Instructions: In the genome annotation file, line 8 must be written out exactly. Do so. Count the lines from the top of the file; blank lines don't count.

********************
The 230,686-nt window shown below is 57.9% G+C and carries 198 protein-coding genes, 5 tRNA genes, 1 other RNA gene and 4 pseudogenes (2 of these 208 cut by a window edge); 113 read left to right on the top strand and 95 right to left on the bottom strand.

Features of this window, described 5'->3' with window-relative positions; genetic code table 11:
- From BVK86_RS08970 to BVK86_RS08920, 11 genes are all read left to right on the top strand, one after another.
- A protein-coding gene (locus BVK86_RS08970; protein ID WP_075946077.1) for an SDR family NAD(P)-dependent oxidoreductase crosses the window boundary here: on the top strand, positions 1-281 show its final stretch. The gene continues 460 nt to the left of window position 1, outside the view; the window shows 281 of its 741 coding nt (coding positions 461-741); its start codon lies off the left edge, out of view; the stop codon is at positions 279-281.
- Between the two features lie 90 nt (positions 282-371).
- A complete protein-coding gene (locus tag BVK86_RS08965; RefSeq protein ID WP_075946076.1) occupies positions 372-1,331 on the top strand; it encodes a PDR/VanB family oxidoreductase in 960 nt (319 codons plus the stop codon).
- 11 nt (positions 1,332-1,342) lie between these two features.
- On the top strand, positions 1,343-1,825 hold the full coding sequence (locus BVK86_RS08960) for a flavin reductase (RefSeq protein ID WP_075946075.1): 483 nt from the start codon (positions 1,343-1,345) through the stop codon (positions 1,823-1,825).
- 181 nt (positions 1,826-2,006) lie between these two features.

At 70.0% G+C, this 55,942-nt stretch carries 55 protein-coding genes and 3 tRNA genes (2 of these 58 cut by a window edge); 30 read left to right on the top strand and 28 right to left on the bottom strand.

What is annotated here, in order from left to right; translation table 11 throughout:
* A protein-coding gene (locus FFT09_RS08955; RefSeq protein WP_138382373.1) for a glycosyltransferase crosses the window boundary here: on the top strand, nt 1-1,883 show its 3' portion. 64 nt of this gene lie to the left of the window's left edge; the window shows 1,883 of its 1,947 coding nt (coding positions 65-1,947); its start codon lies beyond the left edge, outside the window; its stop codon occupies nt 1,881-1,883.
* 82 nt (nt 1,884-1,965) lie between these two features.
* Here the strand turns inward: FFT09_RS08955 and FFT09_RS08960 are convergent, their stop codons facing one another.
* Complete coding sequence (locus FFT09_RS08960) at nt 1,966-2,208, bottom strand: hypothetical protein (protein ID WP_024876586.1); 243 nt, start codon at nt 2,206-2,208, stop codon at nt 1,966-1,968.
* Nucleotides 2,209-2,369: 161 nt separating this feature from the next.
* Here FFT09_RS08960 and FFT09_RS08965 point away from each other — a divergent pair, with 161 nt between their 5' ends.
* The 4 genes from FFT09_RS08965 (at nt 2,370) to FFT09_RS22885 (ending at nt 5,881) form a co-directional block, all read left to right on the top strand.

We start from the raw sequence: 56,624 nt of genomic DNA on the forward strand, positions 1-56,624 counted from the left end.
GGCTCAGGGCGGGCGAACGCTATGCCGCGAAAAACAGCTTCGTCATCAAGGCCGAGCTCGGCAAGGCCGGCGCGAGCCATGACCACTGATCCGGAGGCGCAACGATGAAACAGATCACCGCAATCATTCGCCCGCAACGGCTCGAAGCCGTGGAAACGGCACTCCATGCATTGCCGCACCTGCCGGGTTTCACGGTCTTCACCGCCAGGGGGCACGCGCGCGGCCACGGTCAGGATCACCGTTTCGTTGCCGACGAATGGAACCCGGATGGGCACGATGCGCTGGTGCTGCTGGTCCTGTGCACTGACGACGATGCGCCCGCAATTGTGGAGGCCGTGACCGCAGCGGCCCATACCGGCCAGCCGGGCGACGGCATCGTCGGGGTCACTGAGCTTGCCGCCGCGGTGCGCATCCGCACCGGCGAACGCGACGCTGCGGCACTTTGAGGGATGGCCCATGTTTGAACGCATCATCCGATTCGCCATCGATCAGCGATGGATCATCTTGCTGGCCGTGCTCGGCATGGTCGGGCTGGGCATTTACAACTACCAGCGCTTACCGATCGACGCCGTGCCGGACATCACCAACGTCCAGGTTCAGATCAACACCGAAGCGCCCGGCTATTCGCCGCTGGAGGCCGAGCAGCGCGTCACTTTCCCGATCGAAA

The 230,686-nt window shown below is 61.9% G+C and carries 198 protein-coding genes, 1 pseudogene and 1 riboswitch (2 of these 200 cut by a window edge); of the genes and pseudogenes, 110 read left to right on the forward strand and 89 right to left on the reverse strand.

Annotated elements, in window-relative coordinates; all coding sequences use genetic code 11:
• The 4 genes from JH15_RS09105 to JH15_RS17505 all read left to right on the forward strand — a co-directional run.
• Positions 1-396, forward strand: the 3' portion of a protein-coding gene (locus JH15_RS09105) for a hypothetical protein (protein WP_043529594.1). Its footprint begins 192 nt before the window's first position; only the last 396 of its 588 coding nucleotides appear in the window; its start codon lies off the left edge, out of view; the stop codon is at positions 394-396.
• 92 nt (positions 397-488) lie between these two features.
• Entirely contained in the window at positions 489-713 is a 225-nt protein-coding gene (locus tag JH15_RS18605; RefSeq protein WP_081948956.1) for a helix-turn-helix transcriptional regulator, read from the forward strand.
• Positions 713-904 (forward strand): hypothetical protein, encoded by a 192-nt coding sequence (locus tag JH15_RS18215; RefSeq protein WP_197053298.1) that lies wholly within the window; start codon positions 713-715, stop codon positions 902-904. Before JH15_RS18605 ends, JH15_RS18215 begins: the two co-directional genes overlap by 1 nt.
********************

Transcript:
- On the top strand, positions 1,343-1,825 hold the full coding sequence (locus BVK86_RS08960) for a flavin reductase (RefSeq protein ID WP_075946075.1): 483 nt from the start codon (positions 1,343-1,345) through the stop codon (positions 1,823-1,825).